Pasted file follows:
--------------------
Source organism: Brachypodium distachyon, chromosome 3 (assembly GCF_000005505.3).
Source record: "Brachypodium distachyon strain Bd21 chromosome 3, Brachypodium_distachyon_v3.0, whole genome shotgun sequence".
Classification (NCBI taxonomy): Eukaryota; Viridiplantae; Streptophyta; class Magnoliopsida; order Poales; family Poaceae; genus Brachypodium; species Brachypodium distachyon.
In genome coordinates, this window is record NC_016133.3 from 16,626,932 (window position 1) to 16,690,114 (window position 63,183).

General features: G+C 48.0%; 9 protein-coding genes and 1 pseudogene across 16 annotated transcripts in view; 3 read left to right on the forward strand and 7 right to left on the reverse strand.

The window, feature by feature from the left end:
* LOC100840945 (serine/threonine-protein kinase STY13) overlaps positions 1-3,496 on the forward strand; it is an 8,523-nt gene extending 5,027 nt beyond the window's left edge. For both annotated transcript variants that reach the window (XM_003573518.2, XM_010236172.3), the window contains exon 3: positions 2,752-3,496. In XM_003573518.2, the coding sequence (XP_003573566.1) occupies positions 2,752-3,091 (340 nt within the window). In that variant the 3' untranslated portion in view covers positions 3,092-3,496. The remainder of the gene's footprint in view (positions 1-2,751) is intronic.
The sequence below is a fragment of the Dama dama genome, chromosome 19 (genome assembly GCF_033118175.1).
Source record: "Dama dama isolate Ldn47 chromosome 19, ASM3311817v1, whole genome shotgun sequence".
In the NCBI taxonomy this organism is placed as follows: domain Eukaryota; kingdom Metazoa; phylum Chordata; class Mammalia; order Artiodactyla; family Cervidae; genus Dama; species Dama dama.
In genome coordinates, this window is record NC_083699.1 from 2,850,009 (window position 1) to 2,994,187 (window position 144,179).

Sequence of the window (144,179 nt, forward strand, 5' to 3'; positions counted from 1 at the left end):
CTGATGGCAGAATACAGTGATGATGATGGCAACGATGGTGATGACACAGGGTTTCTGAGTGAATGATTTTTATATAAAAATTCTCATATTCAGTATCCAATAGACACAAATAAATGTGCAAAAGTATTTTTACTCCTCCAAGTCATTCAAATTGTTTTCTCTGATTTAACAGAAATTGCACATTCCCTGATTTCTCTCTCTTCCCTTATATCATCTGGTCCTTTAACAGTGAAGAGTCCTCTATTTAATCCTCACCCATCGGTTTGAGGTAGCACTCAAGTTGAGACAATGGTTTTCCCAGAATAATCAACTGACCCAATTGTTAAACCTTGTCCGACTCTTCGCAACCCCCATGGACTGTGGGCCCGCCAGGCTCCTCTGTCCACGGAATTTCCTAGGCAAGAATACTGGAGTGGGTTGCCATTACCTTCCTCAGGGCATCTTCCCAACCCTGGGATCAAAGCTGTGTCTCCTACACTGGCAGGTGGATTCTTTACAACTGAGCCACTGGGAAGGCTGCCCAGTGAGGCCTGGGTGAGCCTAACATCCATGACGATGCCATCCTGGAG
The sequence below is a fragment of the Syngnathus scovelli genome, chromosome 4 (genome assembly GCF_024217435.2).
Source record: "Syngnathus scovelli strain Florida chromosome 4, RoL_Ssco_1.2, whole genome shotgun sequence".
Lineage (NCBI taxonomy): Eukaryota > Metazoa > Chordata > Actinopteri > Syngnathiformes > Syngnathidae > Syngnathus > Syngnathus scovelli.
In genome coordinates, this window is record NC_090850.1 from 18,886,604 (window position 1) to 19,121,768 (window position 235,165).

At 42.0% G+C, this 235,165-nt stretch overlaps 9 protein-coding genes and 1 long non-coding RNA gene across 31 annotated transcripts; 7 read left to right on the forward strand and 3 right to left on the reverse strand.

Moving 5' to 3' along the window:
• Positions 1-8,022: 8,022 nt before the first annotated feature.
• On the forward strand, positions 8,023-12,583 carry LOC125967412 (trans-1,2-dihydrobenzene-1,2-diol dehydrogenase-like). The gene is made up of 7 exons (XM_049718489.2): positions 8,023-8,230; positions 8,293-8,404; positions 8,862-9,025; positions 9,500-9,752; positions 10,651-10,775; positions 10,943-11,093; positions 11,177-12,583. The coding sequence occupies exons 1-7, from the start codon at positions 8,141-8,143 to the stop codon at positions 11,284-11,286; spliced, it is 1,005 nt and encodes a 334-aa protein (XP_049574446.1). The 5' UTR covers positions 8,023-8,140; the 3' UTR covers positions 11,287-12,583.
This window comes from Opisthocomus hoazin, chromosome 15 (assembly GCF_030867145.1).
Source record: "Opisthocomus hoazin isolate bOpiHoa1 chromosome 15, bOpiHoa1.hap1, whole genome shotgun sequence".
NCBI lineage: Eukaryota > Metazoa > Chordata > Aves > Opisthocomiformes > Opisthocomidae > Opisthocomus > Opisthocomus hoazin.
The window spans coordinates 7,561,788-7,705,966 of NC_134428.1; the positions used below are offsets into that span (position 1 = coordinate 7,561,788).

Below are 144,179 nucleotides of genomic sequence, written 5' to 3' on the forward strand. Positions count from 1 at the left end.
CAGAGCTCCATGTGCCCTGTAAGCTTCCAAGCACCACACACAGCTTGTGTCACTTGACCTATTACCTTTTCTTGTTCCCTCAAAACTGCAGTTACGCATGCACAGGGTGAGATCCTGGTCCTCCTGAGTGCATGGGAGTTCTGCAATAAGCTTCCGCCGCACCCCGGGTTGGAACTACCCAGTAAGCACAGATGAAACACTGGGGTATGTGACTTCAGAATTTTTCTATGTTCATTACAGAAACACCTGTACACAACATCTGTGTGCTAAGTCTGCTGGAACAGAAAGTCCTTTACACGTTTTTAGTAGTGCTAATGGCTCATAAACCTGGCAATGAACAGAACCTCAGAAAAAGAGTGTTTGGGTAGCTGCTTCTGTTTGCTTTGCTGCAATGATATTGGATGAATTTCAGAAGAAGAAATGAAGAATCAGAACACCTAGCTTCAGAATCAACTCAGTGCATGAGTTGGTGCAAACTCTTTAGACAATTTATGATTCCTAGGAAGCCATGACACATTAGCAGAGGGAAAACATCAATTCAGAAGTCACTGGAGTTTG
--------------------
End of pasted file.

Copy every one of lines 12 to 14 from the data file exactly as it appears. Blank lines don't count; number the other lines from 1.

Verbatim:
Sequence of the window (144,179 nt, forward strand, 5' to 3'; positions counted from 1 at the left end):
CTGATGGCAGAATACAGTGATGATGATGGCAACGATGGTGATGACACAGGGTTTCTGAGTGAATGATTTTTATATAAAAATTCTCATATTCAGTATCCAATAGACACAAATAAATGTGCAAAAGTATTTTTACTCCTCCAAGTCATTCAAATTGTTTTCTCTGATTTAACAGAAATTGCACATTCCCTGATTTCTCTCTCTTCCCTTATATCATCTGGTCCTTTAACAGTGAAGAGTCCTCTATTTAATCCTCACCCATCGGTTTGAGGTAGCACTCAAGTTGAGACAATGGTTTTCCCAGAATAATCAACTGACCCAATTGTTAAACCTTGTCCGACTCTTCGCAACCCCCATGGACTGTGGGCCCGCCAGGCTCCTCTGTCCACGGAATTTCCTAGGCAAGAATACTGGAGTGGGTTGCCATTACCTTCCTCAGGGCATCTTCCCAACCCTGGGATCAAAGCTGTGTCTCCTACACTGGCAGGTGGATTCTTTACAACTGAGCCACTGGGAAGGCTGCCCAGTGAGGCCTGGGTGAGCCTAACATCCATGACGATGCCATCCTGGAG
The sequence below is a fragment of the Syngnathus scovelli genome, chromosome 4 (genome assembly GCF_024217435.2).